Jeffrey Moore's erudite novel The Memory Artists, newly out in paperback from St. Martin's Griffin, uses an intriguing cast of characters to examine the peculiarities of the mind. Noel Burun is a hyperintelligent but emotionally addled thirtysomething synesthete--he experiences sounds as colors. He's also hypermnesic, blessed (or afflicted) with near perfect recall. At the other extreme is his beloved mother, Stella, a history teacher suffering from Alzheimer's. With a gift for chemistry that had been encouraged by his melancholic father (a suicide), Noel spends untold hours in his basement lab trying to discover a cure for her. He's encouraged by his friend Norval Xavier Blaquiere, a gorgeous, conceited, nihilistic actor-writer who's bedding women alphabetically by first name as a piece of performance art (he has mother issues), and Samira Darwish, a semiamnesiac former actress hiding a part of her past she'd like to forget. They're all patients of one Dr. Emile Vorta, a vain and unsavory neuropsychologist whose selfish motives don't always work to the benefit of his charges, and who functions as a sort of offscreen commentator on their activities. Moore's obviously done a lot of research to bolster his narrative, and his characters, unique as they are, are sympathetic, if sometimes exasperating. But the novel may be too damn erudite: there's so much name- and title dropping and recitation of obscure poetry that I felt a little left out of the literary know-it-all loop. Moore appears along with debut novelist Marisha Pessl (Special Topics in Calamity Physics) as part of the "Literary Gangs of Chicago" series, this time curated by Bookslut.com. Tue 3/21, 6:30 PM, Museum of Contemporary Art, Puck's at the MCA, 220 E. Chicago, 312-397-4010.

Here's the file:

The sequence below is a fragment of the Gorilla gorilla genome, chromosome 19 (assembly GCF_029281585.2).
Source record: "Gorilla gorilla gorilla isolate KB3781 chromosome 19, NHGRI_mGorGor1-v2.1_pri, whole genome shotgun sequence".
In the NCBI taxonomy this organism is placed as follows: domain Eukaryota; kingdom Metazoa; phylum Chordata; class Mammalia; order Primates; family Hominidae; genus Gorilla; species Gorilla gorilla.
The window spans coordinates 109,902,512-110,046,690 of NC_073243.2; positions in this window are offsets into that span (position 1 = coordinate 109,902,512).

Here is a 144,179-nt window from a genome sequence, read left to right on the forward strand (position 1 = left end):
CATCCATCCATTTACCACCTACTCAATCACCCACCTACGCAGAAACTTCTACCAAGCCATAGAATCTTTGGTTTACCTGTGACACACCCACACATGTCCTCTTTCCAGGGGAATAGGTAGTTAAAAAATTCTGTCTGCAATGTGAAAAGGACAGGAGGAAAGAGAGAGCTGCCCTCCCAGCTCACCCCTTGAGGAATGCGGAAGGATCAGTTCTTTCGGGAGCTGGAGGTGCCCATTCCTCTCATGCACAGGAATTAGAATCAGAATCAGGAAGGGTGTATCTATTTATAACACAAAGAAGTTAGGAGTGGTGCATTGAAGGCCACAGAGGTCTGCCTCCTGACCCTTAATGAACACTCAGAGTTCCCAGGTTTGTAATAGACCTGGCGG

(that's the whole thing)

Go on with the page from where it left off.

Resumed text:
Art accompanying story in printed newspaper (not available in this archive): photo/Terence Byrnes.